A large winter storm system slowly tracked across South Dakota, starting the 2nd and ending on the 5th, leaving many areas in utter disarray. The largest snow depth measured was 35 inches at Mobridge. Strong winds of 40-55mph, with gusts to near 100mph, caused blowing snow, which reduced visibility to near-zero in some areas. Snow drifts of 30 ft were reported in sheltered areas, while open fields lay nearly bare. Livestock losses were heavy, including 50,000 cattle, 46,000 sheep, and 1,800 hogs. The largest livestock losses took place in the central and north-central part of the state. Heavy snow collapsed some structures and blocked many roads. The blizzard was rated as one of the most severe the state of South Dakota had ever seen.
Pierre Weather Conditions For The Three Day Period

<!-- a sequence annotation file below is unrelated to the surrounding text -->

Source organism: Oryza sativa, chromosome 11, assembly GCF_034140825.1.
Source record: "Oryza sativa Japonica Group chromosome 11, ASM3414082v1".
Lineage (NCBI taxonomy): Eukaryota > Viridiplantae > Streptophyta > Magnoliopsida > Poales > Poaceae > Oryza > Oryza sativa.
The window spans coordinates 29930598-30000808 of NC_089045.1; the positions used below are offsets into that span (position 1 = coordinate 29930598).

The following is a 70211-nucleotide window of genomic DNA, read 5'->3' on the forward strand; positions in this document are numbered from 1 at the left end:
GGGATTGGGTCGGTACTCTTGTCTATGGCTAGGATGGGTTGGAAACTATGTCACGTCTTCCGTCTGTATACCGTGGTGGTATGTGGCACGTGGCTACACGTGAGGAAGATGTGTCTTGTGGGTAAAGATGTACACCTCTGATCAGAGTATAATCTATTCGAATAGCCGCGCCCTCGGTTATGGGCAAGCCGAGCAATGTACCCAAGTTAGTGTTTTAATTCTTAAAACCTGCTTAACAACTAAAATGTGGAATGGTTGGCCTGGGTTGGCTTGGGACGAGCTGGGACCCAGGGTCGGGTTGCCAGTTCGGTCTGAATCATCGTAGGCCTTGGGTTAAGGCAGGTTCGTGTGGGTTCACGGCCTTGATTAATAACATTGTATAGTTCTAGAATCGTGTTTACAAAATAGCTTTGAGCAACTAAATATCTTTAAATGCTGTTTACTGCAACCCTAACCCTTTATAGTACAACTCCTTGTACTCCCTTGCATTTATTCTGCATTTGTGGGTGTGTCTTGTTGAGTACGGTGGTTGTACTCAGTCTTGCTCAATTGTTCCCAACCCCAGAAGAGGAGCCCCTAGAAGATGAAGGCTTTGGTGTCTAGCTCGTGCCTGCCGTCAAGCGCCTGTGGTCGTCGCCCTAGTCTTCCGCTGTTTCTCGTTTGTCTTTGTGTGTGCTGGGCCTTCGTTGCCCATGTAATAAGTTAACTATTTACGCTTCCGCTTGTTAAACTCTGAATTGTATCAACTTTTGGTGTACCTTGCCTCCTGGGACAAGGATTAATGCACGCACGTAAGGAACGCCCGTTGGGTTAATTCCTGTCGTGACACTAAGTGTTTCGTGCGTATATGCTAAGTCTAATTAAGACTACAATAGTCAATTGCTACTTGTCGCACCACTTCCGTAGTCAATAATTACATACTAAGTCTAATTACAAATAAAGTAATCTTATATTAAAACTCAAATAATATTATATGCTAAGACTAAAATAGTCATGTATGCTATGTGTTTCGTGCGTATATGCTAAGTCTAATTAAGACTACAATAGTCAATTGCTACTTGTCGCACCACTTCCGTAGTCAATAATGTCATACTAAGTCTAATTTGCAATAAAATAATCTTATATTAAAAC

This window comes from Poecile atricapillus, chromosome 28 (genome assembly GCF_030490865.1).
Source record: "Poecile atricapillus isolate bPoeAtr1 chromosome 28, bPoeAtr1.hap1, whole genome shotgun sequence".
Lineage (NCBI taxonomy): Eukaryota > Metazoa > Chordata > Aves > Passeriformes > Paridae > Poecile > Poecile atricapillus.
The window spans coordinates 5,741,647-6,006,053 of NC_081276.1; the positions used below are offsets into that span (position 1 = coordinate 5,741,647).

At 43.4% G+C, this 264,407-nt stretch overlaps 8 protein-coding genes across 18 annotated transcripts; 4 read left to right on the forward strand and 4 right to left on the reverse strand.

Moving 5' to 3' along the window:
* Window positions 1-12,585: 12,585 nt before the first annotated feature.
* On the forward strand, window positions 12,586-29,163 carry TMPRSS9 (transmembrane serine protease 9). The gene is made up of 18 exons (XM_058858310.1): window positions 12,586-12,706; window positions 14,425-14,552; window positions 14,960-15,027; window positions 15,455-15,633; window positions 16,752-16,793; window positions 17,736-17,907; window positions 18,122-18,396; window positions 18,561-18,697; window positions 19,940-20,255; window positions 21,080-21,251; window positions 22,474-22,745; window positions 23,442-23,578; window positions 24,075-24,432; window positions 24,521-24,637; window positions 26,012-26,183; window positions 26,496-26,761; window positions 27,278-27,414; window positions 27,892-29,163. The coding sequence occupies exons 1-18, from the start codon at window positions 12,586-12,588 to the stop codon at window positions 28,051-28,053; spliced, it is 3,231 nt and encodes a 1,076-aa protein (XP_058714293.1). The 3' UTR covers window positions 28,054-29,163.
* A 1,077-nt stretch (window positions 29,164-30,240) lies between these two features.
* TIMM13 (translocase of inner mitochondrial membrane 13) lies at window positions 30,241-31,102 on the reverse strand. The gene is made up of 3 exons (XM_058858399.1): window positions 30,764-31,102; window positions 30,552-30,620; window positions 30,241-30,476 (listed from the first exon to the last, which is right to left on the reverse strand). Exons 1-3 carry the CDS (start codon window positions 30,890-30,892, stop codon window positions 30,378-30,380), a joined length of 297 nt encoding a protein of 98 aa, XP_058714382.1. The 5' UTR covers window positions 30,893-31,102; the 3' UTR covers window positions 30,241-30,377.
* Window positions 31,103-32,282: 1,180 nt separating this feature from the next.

A powerful area of low pressure and deep Arctic high pressure brought almost all winter elements to central and northeast South Dakota as well as west central Minnesota from the afternoon of the 3rd to the morning of the 5th. The storm first began with widespread freezing rain, especially over northeast South Dakota and west central Minnesota, where significant accumulations of ice occurred on roads, trees, and power lines. Late in the evening of the 3rd, the freezing rain changed to sleet and then snow, with substantial snowfall accumulations of 6 to as much as 27 inches by late on the 4th. As the deep Arctic high pressure pushed in through the morning and afternoon of the 4th, northwest winds increased to 25 to 45 mph gusting to 55 mph creating widespread blizzard conditions, drifts up to 20 feet, and wind chills from 40 to 70 below. The heavy accumulation of ice and snow across parts of central and mainly across northeast South Dakota resulted in the roof collapse of over 150, mainly rural, buildings. The roofs collapsed onto farm machinery and livestock with a lot of the machinery damaged and a lot of livestock injured or killed. The collapse of so many buildings from snow and ice was believed to be the first in this area. On most other buildings, the snow had to be shoveled or blown off. One man was killed in west central Minnesota as he was trying to shovel snow off the roof of a building. One roof collapse near Lake Poinsett, 7 west of Estelline, killed four horses, damaged a boat, and flattened a car. A few homes during the storm were buried by the huge snow drifts. Many power outages also occurred across parts of central and northeast South Dakota as power lines and poles were downed from the heavy ice accumulation. Some people were without power for several days in the extreme cold conditions. The cities of Miranda, Rockham, Zell, Garden City, Bryant, Vienna, Glenham, Hazel as well as other cities were without power for many hours. Some of the communities were out of power for up to 2 days. In Aberdeen, heavy snow blocking a furnace exhaust vent, sent 3 family members to the hospital for carbon monoxide poisoning. Also, in Aberdeen, the snowmobile club, the drift busters, were called upon for the first time in several years to deliver medicine, take patients to the hospital, and carry essential workers to work and home. Emergencies were difficult to respond to, taking many hours to short distances. Throughout central and northeast South Dakota, many businesses and grocery stores were closed. Interstates 29 and 90 were both closed for a few days along with most state highways. The rest of the roads were either blocked by huge drifts or had one-lane traffic. Snow plows were called off the roads until conditions improved and when they did start to clear the roads, they worked 12 to 18 hour days. Many vehicles went into the ditch, with mainly minor injuries. Some people had to be rescued. Travelers and truckers were stranded for several days until the roads opened. When Interstate-29 was opened, there was a log jam of vehicles for 3 miles. One Watertown policeman said he has never seen a log jam as bad as this in 28 years. Area airports were closed or flights were canceled or delayed. The mail was delayed for several days, most activities were canceled or postponed, and many schools closed on the 6th. The heavy snowfall from this storm brought the widespread snowpack up to 2 to 5 feet. For the winter season so far, the area had record snowfall and record cold. Some of the snowfall amounts include, 6 inches at Mclaughlin, 8 inches 22 SSW Keldron and 4 NW Onida, 9 inches at Pollock, Timber Lake, Highmore, Mobridge, and Kennebec, 10 inches at Castlewood, Clear Lake, Miller, Fort Thompson, and Clark. Snowfall amounts of 1 to over 2 feet include, 12 inches at Eureka, and Redfield, 13 inches at Selby and Aberdeen, 14 inches at Pierre and Roscoe, 15 inches at Ortonville MN,16 inches at Mellette and Browns Valley, MN 18 inches at Faulkton and 1 ENE Stephan, 20 inches at Webster, 22 inches at Britton, 24 inches at Sisseton, 26 inches 10 NW Britton, and 27 inches at Wheaton.